By StorageAsia Editors | Jul 7, 2011
The event’s second keynote speaker was Erison Oktavian, CIO of PT. Essar Indonesia. Oktavian highlighted the importance of best practices for virtualization. The ROI for virtualization might appear compelling, but virtualization could be badly implemented in terms of costs, management strategy and the approach to architecture and software, Octavian said.
VM sprawl was more dangerous than server sprawl, and Oktavian warned that not all applications were ready for virtualization, with many vendors not licensing or pricing their products for a virtual environment.
Additional concerns users had to take into account included the need for wider bandwidth and whether encryption could be performed on the fly. It would be highly difficult to quantify the real cost of going virtual, due to all the factors involved, said Oktavian.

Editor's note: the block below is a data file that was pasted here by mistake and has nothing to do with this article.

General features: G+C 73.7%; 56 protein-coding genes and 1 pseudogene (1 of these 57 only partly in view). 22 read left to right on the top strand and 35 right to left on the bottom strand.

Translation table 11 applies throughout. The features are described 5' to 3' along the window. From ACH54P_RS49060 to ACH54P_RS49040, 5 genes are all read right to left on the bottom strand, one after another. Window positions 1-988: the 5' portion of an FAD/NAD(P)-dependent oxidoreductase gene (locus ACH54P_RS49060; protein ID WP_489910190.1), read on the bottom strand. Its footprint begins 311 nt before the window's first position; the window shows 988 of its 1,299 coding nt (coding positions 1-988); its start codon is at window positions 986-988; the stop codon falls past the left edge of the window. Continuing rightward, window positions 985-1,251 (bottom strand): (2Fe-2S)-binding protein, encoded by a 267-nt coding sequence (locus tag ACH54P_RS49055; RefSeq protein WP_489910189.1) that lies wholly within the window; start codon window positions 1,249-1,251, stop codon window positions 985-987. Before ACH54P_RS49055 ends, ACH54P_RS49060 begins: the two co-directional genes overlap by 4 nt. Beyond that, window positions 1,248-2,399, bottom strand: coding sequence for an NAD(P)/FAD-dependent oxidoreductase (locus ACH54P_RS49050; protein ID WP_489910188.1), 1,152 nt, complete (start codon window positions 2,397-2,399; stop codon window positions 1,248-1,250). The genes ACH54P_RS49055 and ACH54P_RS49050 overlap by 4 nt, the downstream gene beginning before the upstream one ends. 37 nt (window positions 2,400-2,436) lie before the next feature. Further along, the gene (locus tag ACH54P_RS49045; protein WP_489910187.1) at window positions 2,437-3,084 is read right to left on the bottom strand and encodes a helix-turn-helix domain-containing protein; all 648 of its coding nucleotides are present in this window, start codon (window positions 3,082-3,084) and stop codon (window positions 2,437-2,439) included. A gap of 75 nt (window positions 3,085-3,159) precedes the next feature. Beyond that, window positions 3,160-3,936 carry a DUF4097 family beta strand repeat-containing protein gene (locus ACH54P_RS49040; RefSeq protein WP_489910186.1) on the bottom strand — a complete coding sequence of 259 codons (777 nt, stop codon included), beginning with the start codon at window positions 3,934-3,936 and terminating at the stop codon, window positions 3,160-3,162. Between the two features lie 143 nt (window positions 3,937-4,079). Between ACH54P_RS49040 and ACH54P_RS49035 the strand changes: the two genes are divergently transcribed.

Ed Lenta, GM of VMware ASEAN next took to the stage to discuss the evolution of infrastructure-as-a-service. Lenta said public clouds should be viewed as an extension of the data center, and said the audience should look to a world beyond Windows, where the Windows operating system gets takenoff the device and back into the private cloud.
There was enormous opportunity for enterprises to break apart the Windows desktop, Lenta said.
The fourth keynote speaker, Mike Usher, director of information risk at Prudential Asia spoke of his company’s challenges with developing a framework for governance in cloud and virtualized environments.
Prudential Asia, which operates across 13 countries in the region, was under immense pressure to allow its staff to use their own devices to access confidential data, and having to comply with regulations from the global headquarters in London made developing a framework even more complicated.
Risk management and governance had not quite kept pace with virtualization and cloud computing, although security generally kept pace with new technology developments, said Usher. Businesses ultimately had to agree on a level of risk that was acceptable to the business, said Usher. Governance had to be holistic and there lies a tendency for corporate governance and risk management to not encompass everything.